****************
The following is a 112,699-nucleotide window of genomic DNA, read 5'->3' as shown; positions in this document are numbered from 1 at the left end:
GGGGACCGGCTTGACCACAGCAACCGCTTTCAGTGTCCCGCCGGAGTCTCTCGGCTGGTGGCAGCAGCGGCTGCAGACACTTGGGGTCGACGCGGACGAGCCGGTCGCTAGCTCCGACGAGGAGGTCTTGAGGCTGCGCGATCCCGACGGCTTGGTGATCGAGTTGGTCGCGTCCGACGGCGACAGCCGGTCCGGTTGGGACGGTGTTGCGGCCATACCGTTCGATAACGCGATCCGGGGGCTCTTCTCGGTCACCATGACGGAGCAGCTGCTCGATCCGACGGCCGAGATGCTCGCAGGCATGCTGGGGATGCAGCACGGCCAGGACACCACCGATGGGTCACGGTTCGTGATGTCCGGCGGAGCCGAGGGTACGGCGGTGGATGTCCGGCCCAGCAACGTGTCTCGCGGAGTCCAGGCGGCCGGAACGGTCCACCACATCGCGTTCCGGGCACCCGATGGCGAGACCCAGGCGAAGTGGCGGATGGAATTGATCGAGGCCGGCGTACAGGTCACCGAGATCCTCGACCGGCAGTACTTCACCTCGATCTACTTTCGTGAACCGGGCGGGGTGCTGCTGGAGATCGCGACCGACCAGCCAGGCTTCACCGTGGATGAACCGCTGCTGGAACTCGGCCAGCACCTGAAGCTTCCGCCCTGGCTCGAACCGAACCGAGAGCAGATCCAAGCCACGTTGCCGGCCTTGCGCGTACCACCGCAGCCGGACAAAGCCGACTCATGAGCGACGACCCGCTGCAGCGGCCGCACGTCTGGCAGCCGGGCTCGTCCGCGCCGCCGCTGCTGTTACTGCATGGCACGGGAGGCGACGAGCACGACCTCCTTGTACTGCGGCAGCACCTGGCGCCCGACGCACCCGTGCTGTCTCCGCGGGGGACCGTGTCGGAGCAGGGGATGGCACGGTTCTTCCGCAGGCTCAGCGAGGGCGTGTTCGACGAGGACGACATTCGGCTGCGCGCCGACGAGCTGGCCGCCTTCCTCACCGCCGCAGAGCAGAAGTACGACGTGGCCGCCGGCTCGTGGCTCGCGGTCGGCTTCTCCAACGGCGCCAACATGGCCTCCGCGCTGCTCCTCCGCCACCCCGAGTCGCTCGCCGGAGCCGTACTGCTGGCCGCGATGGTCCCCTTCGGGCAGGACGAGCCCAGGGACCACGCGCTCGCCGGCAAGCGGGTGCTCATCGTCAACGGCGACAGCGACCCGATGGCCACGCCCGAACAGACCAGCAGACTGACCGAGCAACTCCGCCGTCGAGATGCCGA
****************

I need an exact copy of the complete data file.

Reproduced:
The following is a 112,699-nucleotide window of genomic DNA, read 5'->3' as shown; positions in this document are numbered from 1 at the left end:
GGGGACCGGCTTGACCACAGCAACCGCTTTCAGTGTCCCGCCGGAGTCTCTCGGCTGGTGGCAGCAGCGGCTGCAGACACTTGGGGTCGACGCGGACGAGCCGGTCGCTAGCTCCGACGAGGAGGTCTTGAGGCTGCGCGATCCCGACGGCTTGGTGATCGAGTTGGTCGCGTCCGACGGCGACAGCCGGTCCGGTTGGGACGGTGTTGCGGCCATACCGTTCGATAACGCGATCCGGGGGCTCTTCTCGGTCACCATGACGGAGCAGCTGCTCGATCCGACGGCCGAGATGCTCGCAGGCATGCTGGGGATGCAGCACGGCCAGGACACCACCGATGGGTCACGGTTCGTGATGTCCGGCGGAGCCGAGGGTACGGCGGTGGATGTCCGGCCCAGCAACGTGTCTCGCGGAGTCCAGGCGGCCGGAACGGTCCACCACATCGCGTTCCGGGCACCCGATGGCGAGACCCAGGCGAAGTGGCGGATGGAATTGATCGAGGCCGGCGTACAGGTCACCGAGATCCTCGACCGGCAGTACTTCACCTCGATCTACTTTCGTGAACCGGGCGGGGTGCTGCTGGAGATCGCGACCGACCAGCCAGGCTTCACCGTGGATGAACCGCTGCTGGAACTCGGCCAGCACCTGAAGCTTCCGCCCTGGCTCGAACCGAACCGAGAGCAGATCCAAGCCACGTTGCCGGCCTTGCGCGTACCACCGCAGCCGGACAAAGCCGACTCATGAGCGACGACCCGCTGCAGCGGCCGCACGTCTGGCAGCCGGGCTCGTCCGCGCCGCCGCTGCTGTTACTGCATGGCACGGGAGGCGACGAGCACGACCTCCTTGTACTGCGGCAGCACCTGGCGCCCGACGCACCCGTGCTGTCTCCGCGGGGGACCGTGTCGGAGCAGGGGATGGCACGGTTCTTCCGCAGGCTCAGCGAGGGCGTGTTCGACGAGGACGACATTCGGCTGCGCGCCGACGAGCTGGCCGCCTTCCTCACCGCCGCAGAGCAGAAGTACGACGTGGCCGCCGGCTCGTGGCTCGCGGTCGGCTTCTCCAACGGCGCCAACATGGCCTCCGCGCTGCTCCTCCGCCACCCCGAGTCGCTCGCCGGAGCCGTACTGCTGGCCGCGATGGTCCCCTTCGGGCAGGACGAGCCCAGGGACCACGCGCTCGCCGGCAAGCGGGTGCTCATCGTCAACGGCGACAGCGACCCGATGGCCACGCCCGAACAGACCAGCAGACTGACCGAGCAACTCCGCCGTCGAGATGCCGA